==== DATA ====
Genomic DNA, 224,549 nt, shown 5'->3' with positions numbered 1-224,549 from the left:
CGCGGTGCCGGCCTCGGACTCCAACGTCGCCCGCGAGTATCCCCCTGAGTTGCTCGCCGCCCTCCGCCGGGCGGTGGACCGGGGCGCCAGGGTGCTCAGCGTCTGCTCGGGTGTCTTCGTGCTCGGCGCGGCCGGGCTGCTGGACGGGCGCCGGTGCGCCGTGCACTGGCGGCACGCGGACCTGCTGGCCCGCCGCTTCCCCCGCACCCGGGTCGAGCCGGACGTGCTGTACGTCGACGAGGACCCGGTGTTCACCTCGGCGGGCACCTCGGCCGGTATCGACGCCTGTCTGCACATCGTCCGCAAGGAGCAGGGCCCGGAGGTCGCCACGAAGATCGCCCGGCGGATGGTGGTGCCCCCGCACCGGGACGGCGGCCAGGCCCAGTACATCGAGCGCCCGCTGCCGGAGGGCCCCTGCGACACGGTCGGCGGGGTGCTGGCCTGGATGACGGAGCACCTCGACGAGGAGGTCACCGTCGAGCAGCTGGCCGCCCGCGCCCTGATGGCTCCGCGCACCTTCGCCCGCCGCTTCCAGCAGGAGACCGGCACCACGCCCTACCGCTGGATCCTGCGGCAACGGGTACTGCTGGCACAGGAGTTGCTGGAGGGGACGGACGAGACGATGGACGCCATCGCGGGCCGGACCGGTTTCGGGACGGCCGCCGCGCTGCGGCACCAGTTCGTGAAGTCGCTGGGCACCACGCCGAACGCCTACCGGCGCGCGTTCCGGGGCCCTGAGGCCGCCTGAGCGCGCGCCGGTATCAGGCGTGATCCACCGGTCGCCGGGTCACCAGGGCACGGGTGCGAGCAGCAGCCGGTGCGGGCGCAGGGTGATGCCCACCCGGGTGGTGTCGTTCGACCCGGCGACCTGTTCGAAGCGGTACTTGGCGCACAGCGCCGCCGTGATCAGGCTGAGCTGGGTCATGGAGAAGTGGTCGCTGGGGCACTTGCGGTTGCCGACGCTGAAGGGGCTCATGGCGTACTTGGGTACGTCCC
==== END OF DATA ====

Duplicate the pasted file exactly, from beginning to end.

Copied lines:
Genomic DNA, 224,549 nt, shown 5'->3' with positions numbered 1-224,549 from the left:
CGCGGTGCCGGCCTCGGACTCCAACGTCGCCCGCGAGTATCCCCCTGAGTTGCTCGCCGCCCTCCGCCGGGCGGTGGACCGGGGCGCCAGGGTGCTCAGCGTCTGCTCGGGTGTCTTCGTGCTCGGCGCGGCCGGGCTGCTGGACGGGCGCCGGTGCGCCGTGCACTGGCGGCACGCGGACCTGCTGGCCCGCCGCTTCCCCCGCACCCGGGTCGAGCCGGACGTGCTGTACGTCGACGAGGACCCGGTGTTCACCTCGGCGGGCACCTCGGCCGGTATCGACGCCTGTCTGCACATCGTCCGCAAGGAGCAGGGCCCGGAGGTCGCCACGAAGATCGCCCGGCGGATGGTGGTGCCCCCGCACCGGGACGGCGGCCAGGCCCAGTACATCGAGCGCCCGCTGCCGGAGGGCCCCTGCGACACGGTCGGCGGGGTGCTGGCCTGGATGACGGAGCACCTCGACGAGGAGGTCACCGTCGAGCAGCTGGCCGCCCGCGCCCTGATGGCTCCGCGCACCTTCGCCCGCCGCTTCCAGCAGGAGACCGGCACCACGCCCTACCGCTGGATCCTGCGGCAACGGGTACTGCTGGCACAGGAGTTGCTGGAGGGGACGGACGAGACGATGGACGCCATCGCGGGCCGGACCGGTTTCGGGACGGCCGCCGCGCTGCGGCACCAGTTCGTGAAGTCGCTGGGCACCACGCCGAACGCCTACCGGCGCGCGTTCCGGGGCCCTGAGGCCGCCTGAGCGCGCGCCGGTATCAGGCGTGATCCACCGGTCGCCGGGTCACCAGGGCACGGGTGCGAGCAGCAGCCGGTGCGGGCGCAGGGTGATGCCCACCCGGGTGGTGTCGTTCGACCCGGCGACCTGTTCGAAGCGGTACTTGGCGCACAGCGCCGCCGTGATCAGGCTGAGCTGGGTCATGGAGAAGTGGTCGCTGGGGCACTTGCGGTTGCCGACGCTGAAGGGGCTCATGGCGTACTTGGGTACGTCCC